C or S corp? | USTaxAid

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C or S corp?

Written by Diane Kennedy, CPA on October 1, 2012

how-to-choose-the-right-business-structureGot a business? Then the best business structure for you is likely going to be a corporation. There will be less tax and you’ll have a lower risk from audit. You could also have an LLC (limited liability company) that then elects C or S Corp status. For the purposes of the blog today, that would count as a corporation as well.

There are two different types of corporations: The C Corporation and the S Corporation.

The biggest difference between the two is that the S Corporation is a flow-through entity. That means that the income or loss that you have through the business is reported on a Schedule K-1 as part of the S Corporation return. The numbers on the Schedule K-1 are then included on your personal return. The taxable income has nothing to do with the amount of distributions you’ve taken out of the company. It is based solely on what the profit or loss is on the S Corporation.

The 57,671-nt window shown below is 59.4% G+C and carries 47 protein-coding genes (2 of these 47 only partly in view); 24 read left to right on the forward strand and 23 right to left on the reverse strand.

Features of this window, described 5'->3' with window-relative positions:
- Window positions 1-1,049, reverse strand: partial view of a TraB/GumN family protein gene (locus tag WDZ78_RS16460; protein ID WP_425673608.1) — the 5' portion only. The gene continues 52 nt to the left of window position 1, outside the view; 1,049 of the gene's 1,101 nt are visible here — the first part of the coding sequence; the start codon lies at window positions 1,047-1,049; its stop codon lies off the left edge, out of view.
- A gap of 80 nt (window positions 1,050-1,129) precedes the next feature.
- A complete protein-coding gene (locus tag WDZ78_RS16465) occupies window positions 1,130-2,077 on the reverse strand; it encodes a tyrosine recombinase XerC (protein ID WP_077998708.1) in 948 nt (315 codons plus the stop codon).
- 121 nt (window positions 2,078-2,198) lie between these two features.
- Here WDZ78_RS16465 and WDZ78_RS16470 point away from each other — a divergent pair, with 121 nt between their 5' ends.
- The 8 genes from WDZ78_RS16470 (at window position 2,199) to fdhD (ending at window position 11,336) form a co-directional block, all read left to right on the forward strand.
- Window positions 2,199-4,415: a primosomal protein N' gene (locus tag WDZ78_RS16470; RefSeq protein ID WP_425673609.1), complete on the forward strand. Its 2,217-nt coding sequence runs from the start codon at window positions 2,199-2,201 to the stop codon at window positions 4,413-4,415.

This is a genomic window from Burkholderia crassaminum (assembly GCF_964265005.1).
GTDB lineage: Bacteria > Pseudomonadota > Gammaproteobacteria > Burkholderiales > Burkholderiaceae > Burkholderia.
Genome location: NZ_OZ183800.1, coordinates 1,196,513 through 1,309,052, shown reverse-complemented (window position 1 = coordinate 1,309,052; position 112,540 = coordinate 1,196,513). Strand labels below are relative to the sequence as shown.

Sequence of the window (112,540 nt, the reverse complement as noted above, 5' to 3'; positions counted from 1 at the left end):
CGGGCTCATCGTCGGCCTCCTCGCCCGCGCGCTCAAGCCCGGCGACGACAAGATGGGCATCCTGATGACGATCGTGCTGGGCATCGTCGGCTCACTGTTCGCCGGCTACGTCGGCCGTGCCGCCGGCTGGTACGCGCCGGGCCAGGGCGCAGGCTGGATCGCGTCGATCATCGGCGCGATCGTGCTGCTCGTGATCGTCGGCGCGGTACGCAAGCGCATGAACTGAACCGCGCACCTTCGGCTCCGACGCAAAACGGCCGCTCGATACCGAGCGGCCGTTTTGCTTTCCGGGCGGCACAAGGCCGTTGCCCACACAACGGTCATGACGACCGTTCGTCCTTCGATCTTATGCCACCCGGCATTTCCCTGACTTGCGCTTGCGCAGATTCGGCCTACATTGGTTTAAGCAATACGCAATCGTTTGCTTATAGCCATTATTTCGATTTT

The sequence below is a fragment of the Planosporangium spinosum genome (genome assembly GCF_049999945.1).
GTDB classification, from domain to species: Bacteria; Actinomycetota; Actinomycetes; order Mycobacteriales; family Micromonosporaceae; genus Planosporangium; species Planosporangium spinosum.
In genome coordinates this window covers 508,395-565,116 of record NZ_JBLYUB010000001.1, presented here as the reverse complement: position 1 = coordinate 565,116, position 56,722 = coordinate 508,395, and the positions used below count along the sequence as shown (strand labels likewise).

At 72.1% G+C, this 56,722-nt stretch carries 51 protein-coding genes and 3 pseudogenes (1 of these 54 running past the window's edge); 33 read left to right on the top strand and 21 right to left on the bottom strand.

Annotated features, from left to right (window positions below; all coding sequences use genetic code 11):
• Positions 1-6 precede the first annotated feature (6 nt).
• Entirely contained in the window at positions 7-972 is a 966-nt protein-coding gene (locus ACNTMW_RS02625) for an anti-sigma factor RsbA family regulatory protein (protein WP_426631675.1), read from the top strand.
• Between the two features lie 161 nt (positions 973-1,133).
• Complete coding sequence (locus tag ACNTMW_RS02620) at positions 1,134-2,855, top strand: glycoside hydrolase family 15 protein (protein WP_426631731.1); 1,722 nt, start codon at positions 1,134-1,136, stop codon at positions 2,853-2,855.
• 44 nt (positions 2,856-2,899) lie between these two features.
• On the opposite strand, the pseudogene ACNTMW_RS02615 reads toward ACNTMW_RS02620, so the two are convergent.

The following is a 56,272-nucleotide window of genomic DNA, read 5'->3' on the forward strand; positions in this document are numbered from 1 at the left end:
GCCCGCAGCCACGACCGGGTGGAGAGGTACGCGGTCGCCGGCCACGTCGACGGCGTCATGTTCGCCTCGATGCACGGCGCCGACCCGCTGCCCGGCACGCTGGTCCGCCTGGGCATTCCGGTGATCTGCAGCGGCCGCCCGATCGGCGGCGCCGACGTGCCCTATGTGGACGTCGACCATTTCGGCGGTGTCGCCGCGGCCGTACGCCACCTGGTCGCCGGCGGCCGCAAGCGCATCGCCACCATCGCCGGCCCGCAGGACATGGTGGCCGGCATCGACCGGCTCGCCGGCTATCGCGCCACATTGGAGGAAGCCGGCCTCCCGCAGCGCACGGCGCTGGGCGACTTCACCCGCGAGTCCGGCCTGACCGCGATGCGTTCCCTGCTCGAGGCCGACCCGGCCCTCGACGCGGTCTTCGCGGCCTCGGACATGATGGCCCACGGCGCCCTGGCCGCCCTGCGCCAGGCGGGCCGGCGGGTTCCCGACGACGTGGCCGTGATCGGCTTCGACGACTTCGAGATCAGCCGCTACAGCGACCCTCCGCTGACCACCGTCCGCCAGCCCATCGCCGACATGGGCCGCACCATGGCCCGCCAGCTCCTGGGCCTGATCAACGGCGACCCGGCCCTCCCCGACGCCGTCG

A C corporation files a tax return and pays tax based on its income. You don’t report any of the C Corp income on your personal tax return.

A C Corp can offer better benefits to the shareholder/employee than an S Corp can. For example, an S Corp cannot take a deduction for medical insurance paid for a shareholder/employee. A C Corp can not only take the deduction for medical insurance but can also offer a MERP (medical expense reimbursement plan) which reimburses employees (including shareholders) for all out of pocket expenses.

So now let’s get to the strategy part. Who should have an S Corp and who should have a C Corp?

We usually use S Corporations for US residents who have income that is less than $100,000 and/or are professionals. C Corps work best for people who have higher income and/or are interested in benefit plans.

There are a lot more rules, such as who can own an S Corp (only US residents and/or US citizens and must be individuals) and penalties for certain circumstances with the C Corp (personal service corps, personal holding corps and others).

Business Structures aren’t one-size-fits all, no matter who says they are. The right one will save you money. The wrong one will cost you money. It’s all a question of knowing the right structure for your business. Download today!

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